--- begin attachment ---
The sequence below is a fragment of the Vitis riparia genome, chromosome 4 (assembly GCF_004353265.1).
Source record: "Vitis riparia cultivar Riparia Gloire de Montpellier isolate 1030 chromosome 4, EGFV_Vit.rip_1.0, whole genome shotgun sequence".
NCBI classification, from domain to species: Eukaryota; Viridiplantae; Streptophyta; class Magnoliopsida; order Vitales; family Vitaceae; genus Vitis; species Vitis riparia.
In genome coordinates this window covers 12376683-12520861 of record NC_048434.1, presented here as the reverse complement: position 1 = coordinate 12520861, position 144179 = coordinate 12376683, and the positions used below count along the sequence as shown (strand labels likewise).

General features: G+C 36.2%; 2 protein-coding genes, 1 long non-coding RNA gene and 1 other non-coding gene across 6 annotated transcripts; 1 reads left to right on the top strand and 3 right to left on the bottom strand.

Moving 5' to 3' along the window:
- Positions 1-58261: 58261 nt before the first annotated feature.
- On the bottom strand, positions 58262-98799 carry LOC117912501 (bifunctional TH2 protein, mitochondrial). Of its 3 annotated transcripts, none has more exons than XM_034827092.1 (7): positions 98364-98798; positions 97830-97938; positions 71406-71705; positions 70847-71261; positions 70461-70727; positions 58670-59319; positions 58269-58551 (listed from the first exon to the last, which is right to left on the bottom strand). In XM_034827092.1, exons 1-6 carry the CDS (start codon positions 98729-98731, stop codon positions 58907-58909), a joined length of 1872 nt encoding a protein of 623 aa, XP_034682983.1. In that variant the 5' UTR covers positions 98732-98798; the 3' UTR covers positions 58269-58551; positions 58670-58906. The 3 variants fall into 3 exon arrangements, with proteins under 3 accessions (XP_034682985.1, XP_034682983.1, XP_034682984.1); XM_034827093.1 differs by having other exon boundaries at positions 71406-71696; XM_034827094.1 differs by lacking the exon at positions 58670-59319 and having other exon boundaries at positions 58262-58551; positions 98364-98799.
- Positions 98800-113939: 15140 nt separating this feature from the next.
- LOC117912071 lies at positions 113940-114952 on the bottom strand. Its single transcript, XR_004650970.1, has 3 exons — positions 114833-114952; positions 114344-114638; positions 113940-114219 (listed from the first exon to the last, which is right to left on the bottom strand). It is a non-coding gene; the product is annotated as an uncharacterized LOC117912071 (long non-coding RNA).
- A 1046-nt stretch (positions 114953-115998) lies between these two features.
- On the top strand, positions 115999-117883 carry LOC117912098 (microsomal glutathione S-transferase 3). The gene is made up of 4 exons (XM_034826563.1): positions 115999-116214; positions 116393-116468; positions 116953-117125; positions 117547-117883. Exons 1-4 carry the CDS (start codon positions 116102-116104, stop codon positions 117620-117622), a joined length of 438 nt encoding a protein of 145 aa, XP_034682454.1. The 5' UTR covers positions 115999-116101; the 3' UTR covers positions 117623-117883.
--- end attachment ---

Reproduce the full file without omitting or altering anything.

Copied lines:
The sequence below is a fragment of the Vitis riparia genome, chromosome 4 (assembly GCF_004353265.1).
Source record: "Vitis riparia cultivar Riparia Gloire de Montpellier isolate 1030 chromosome 4, EGFV_Vit.rip_1.0, whole genome shotgun sequence".
NCBI classification, from domain to species: Eukaryota; Viridiplantae; Streptophyta; class Magnoliopsida; order Vitales; family Vitaceae; genus Vitis; species Vitis riparia.
In genome coordinates this window covers 12376683-12520861 of record NC_048434.1, presented here as the reverse complement: position 1 = coordinate 12520861, position 144179 = coordinate 12376683, and the positions used below count along the sequence as shown (strand labels likewise).

General features: G+C 36.2%; 2 protein-coding genes, 1 long non-coding RNA gene and 1 other non-coding gene across 6 annotated transcripts; 1 reads left to right on the top strand and 3 right to left on the bottom strand.

Moving 5' to 3' along the window:
- Positions 1-58261: 58261 nt before the first annotated feature.
- On the bottom strand, positions 58262-98799 carry LOC117912501 (bifunctional TH2 protein, mitochondrial). Of its 3 annotated transcripts, none has more exons than XM_034827092.1 (7): positions 98364-98798; positions 97830-97938; positions 71406-71705; positions 70847-71261; positions 70461-70727; positions 58670-59319; positions 58269-58551 (listed from the first exon to the last, which is right to left on the bottom strand). In XM_034827092.1, exons 1-6 carry the CDS (start codon positions 98729-98731, stop codon positions 58907-58909), a joined length of 1872 nt encoding a protein of 623 aa, XP_034682983.1. In that variant the 5' UTR covers positions 98732-98798; the 3' UTR covers positions 58269-58551; positions 58670-58906. The 3 variants fall into 3 exon arrangements, with proteins under 3 accessions (XP_034682985.1, XP_034682983.1, XP_034682984.1); XM_034827093.1 differs by having other exon boundaries at positions 71406-71696; XM_034827094.1 differs by lacking the exon at positions 58670-59319 and having other exon boundaries at positions 58262-58551; positions 98364-98799.
- Positions 98800-113939: 15140 nt separating this feature from the next.
- LOC117912071 lies at positions 113940-114952 on the bottom strand. Its single transcript, XR_004650970.1, has 3 exons — positions 114833-114952; positions 114344-114638; positions 113940-114219 (listed from the first exon to the last, which is right to left on the bottom strand). It is a non-coding gene; the product is annotated as an uncharacterized LOC117912071 (long non-coding RNA).
- A 1046-nt stretch (positions 114953-115998) lies between these two features.
- On the top strand, positions 115999-117883 carry LOC117912098 (microsomal glutathione S-transferase 3). The gene is made up of 4 exons (XM_034826563.1): positions 115999-116214; positions 116393-116468; positions 116953-117125; positions 117547-117883. Exons 1-4 carry the CDS (start codon positions 116102-116104, stop codon positions 117620-117622), a joined length of 438 nt encoding a protein of 145 aa, XP_034682454.1. The 5' UTR covers positions 115999-116101; the 3' UTR covers positions 117623-117883.